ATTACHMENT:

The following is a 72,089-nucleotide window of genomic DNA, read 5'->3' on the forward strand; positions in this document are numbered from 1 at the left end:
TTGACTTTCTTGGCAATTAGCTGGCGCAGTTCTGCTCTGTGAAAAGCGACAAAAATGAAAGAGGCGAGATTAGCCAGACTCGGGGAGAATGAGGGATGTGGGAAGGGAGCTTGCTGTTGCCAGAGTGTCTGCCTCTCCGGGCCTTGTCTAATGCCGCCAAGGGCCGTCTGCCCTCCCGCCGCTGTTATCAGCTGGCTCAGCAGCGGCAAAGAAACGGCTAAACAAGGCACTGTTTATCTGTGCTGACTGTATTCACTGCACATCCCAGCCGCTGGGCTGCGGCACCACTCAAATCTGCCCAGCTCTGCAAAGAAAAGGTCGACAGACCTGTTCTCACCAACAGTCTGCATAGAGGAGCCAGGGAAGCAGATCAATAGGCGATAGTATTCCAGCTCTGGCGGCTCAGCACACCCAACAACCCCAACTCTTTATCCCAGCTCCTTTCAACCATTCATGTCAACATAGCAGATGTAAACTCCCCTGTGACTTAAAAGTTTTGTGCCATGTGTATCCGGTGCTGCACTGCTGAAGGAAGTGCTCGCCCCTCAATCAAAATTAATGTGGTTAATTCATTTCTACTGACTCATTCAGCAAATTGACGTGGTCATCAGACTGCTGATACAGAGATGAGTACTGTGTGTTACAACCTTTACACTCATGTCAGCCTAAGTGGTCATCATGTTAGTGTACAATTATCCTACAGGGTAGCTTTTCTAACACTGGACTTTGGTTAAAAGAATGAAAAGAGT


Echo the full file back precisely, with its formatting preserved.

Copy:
The following is a 72,089-nucleotide window of genomic DNA, read 5'->3' on the forward strand; positions in this document are numbered from 1 at the left end:
TTGACTTTCTTGGCAATTAGCTGGCGCAGTTCTGCTCTGTGAAAAGCGACAAAAATGAAAGAGGCGAGATTAGCCAGACTCGGGGAGAATGAGGGATGTGGGAAGGGAGCTTGCTGTTGCCAGAGTGTCTGCCTCTCCGGGCCTTGTCTAATGCCGCCAAGGGCCGTCTGCCCTCCCGCCGCTGTTATCAGCTGGCTCAGCAGCGGCAAAGAAACGGCTAAACAAGGCACTGTTTATCTGTGCTGACTGTATTCACTGCACATCCCAGCCGCTGGGCTGCGGCACCACTCAAATCTGCCCAGCTCTGCAAAGAAAAGGTCGACAGACCTGTTCTCACCAACAGTCTGCATAGAGGAGCCAGGGAAGCAGATCAATAGGCGATAGTATTCCAGCTCTGGCGGCTCAGCACACCCAACAACCCCAACTCTTTATCCCAGCTCCTTTCAACCATTCATGTCAACATAGCAGATGTAAACTCCCCTGTGACTTAAAAGTTTTGTGCCATGTGTATCCGGTGCTGCACTGCTGAAGGAAGTGCTCGCCCCTCAATCAAAATTAATGTGGTTAATTCATTTCTACTGACTCATTCAGCAAATTGACGTGGTCATCAGACTGCTGATACAGAGATGAGTACTGTGTGTTACAACCTTTACACTCATGTCAGCCTAAGTGGTCATCATGTTAGTGTACAATTATCCTACAGGGTAGCTTTTCTAACACTGGACTTTGGTTAAAAGAATGAAAAGAGT